Thursday, July 18, 2013

The Earth Provides Enough (Day 18: Ultimate Blog Challenge)

I am not much of a traveler. In fact, I call myself an armchair traveler or a mouse traveler. I either travel vicariously through TV programmes or through the Internet.

That is not to say that I never get out of my little cocoon. I do, but it is work that gets me out, not a vacation.

It was one such trip that I would like to describe here. In October 2004, a colleague and I went for a trip to Raigad district in Maharashtra, very close to Mumbai, to see the work being done by Rural Communes (RC), a non-governmental organization, there. This organization, propelled onward by one man’s determination to revoke the environmental disaster that afflicted the Raigad district of Maharashtra, and sustained by financial support from the Sir Dorabji Tata Trust, did commendable work there.

Before that man, Muneer Alavi, arrived on the scene, Raigad suffered from an ironical ailment. The region has always been blessed with more than sufficient rainfall. But all the water flowed down the hillsides and drained into the sea. Come summer, the locals had to choose from three options.

· Buy water from a tanker at an exorbitant rate.

· Walk miles to fetch water.

· Move temporarily to Mumbai once the rice crop was harvested or at the end of the monsoon.

The culprit for this sad state was the indiscriminate felling of trees to procure wood for construction, firewood and charcoal. Within a month of the end of the monsoon, the rivers would run dry. The ecosystem was so off-kilter that droughts in the summer and excessive rains in the monsoon had become the new norm. Surveying the people, RC found that they survived on a diet of rice, fish and crabs. They were anaemic and malnourished.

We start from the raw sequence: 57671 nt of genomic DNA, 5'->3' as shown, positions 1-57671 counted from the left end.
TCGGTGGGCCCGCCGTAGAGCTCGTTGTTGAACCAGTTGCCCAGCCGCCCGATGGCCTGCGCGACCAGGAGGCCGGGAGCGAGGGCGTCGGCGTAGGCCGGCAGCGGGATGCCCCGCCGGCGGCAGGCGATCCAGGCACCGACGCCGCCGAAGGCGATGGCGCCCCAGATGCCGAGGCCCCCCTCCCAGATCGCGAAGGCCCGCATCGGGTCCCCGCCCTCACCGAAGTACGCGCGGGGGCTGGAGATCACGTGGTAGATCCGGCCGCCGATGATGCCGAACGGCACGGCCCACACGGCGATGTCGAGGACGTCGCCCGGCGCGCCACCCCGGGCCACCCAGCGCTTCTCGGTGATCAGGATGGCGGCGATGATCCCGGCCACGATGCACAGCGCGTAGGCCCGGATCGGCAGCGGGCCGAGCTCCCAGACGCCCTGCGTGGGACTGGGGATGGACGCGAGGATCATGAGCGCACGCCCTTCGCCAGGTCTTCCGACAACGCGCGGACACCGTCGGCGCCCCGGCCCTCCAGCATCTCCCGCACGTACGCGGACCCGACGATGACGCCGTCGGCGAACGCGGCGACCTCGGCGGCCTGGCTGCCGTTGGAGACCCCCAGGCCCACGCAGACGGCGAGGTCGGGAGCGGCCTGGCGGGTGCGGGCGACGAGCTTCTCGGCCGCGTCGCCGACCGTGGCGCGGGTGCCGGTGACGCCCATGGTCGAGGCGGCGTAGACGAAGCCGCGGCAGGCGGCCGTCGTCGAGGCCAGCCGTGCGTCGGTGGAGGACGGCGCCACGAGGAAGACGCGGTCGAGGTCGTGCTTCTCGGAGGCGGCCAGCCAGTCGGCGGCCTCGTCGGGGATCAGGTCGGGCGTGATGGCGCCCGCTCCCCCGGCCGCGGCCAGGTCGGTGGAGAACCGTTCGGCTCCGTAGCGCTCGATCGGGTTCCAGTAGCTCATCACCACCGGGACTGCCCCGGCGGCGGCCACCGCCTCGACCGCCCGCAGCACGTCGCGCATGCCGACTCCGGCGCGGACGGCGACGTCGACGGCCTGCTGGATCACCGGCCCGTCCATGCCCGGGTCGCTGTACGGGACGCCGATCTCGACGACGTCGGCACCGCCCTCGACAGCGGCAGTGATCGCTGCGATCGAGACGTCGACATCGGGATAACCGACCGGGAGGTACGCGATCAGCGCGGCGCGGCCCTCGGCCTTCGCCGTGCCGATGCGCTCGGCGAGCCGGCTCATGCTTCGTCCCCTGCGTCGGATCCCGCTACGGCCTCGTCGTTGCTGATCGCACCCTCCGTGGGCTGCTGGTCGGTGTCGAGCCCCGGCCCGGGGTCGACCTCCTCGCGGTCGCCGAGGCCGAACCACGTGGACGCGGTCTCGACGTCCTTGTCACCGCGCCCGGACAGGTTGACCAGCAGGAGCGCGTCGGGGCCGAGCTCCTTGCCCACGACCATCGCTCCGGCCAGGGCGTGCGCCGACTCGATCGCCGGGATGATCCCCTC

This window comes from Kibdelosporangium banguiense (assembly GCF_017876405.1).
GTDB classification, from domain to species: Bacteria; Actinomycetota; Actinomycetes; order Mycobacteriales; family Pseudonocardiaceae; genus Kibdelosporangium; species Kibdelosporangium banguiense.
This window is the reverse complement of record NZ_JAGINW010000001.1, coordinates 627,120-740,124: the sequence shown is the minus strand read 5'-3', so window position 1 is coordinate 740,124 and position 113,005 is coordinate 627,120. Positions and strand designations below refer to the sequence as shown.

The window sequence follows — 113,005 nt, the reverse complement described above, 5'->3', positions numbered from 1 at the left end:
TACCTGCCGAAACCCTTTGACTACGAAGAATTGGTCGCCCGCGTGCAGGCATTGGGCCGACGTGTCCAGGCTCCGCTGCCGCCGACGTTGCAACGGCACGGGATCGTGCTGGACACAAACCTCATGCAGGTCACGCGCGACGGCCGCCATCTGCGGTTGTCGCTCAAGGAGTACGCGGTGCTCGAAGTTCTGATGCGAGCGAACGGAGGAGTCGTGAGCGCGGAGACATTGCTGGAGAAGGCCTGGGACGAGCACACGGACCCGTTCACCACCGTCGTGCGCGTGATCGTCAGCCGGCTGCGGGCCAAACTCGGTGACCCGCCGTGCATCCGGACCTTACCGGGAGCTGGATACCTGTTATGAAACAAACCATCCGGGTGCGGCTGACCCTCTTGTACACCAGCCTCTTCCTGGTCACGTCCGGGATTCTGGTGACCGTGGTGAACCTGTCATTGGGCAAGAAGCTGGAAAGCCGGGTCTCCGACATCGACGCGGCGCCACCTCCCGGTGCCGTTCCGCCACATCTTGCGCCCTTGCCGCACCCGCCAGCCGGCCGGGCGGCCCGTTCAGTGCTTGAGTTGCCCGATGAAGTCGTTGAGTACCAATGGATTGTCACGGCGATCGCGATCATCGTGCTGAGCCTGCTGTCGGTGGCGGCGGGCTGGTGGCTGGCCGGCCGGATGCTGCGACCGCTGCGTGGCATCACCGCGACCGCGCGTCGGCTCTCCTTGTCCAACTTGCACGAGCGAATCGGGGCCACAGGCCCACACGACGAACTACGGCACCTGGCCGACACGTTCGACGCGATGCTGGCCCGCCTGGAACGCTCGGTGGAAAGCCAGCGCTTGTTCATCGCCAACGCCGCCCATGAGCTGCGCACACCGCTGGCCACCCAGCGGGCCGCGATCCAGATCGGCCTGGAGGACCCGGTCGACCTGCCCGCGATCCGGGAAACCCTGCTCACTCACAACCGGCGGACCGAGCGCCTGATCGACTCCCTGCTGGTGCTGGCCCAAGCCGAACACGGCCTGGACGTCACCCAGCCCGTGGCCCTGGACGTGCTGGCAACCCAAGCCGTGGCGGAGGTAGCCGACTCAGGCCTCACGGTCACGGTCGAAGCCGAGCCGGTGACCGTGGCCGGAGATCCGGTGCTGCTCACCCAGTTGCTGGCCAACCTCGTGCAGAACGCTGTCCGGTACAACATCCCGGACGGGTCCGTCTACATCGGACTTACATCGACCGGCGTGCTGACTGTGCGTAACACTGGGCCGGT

RC began a comprehensive watershed development programme in 6 villages and 24 hamlets. It involved soil and water conservation measures such as de-silting of village ponds, staggered trenching, reforestation and bund improvement. These measures contained the rainwater, helping it percolate into the ground. Within two years, the area was assured of water throughout the year.

It was Alavi who started it all. He founded RC in 1977 in Khopoli, in Raigad district. He initiated a 'graduate volunteers scheme', which later evolved into a graduate course in rural development. Later, he started the 'village-level workers' training' programme, affiliated to Mumbai's SNDT University. Students spent five days each month learning theory, and the remainder in community activity.

RC persuaded local Marathas to lease their land to 15 landless families from the impoverished Katkari and Thakur tribes. This was the concept of collective farming. When I visited the area in 2004, there were 30 such groups in these villages. Each group, consisting of two or three families, cultivated rice during the monsoon and vegetables at other times.

I spoke to Yashoda from one such group. Being fluent in Marathi, I chatted with them, and they spoke to me without any inhibitions. Yashoda’s patch of land was glowing with a ripe tomato crop. I cannot describe the sensation of joy and abundance that filled my heart when I saw rows and rows of plants, as far as the eye could see, all swaying with large, ripe, red luscious tomatoes.